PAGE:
The years went by and I did learn a lot about football. But I learned much more about how to teach kids and how to lead by example. Once in a while during practice a player would ask me, “Hey Coach, what position did you play in high school?” I would grin and say, honestly, “Tenor Sax.” The player would then looked confused, and I would tell him to “just stop asking questions and go tackle someone.”
I coached with Bill for eight years. Somewhere during that time, a young man named Paul on the sophomore B team was making a tackle and tragically suffered a severe injury that paralyzed him from the neck down. Bill never directly coached Paul, but since the day of the accident and for the 30 years that followed, Bill stayed connected to Paul. Immediately after the injury, Bill sat with Paul in the hospital every moment he could, and he eventually helped Paul through the many trials that living with a disability entails. Bill set up a fund for Paul, and every year, right before Christmas, I would get a call from Bill. After a bit of chit chat, he would say, “Hey Tom, you’re doing OK, I think you can write Paul a check for a bit more this year.” And every year, about 50 of Bill’s former colleagues and players did just that.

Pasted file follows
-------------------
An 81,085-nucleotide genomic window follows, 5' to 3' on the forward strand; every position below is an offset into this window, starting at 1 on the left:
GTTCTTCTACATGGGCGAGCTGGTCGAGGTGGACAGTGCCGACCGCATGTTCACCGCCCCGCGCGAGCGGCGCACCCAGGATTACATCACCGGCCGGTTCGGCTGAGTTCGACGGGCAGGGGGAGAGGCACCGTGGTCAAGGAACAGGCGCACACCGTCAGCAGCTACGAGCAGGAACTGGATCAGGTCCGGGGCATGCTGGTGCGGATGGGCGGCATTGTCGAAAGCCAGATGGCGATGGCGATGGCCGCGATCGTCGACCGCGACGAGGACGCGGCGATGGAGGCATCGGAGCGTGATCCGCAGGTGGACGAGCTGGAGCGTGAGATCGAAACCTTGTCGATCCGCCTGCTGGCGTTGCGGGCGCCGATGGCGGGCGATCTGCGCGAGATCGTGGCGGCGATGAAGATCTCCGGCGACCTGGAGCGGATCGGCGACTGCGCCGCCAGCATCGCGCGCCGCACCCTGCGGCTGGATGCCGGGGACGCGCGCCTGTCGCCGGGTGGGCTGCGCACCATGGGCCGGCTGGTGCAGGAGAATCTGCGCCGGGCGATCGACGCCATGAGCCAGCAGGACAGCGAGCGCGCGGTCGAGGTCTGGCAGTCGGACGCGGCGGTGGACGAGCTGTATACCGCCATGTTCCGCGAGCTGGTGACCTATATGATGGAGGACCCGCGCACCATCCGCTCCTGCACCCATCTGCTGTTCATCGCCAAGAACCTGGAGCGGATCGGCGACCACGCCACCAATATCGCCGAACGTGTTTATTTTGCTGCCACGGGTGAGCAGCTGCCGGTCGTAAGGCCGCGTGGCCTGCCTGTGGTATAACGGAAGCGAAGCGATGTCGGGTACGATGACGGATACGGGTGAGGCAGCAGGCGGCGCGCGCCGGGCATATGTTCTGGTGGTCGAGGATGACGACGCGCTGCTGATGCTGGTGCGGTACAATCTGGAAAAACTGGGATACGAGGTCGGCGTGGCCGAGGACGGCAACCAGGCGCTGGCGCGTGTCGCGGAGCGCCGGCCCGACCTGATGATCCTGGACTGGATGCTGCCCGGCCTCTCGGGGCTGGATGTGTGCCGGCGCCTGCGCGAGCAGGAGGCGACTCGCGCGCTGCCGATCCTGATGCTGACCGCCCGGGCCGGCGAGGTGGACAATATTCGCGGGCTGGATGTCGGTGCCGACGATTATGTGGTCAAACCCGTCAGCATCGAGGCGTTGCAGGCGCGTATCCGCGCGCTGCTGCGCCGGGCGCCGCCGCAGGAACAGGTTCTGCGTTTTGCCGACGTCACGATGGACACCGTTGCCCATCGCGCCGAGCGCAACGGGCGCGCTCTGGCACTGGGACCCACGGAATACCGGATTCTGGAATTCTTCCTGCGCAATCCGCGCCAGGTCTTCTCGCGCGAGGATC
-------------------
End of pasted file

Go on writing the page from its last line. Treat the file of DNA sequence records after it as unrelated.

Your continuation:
So, what brought memories of Bill back to me? Less than two weeks ago, I received an e-mail from a fellow coach letting me know Bill had passed away after a long illness. This past Saturday, I went back to pay my respects to Bill at his funeral in that Chicago suburb.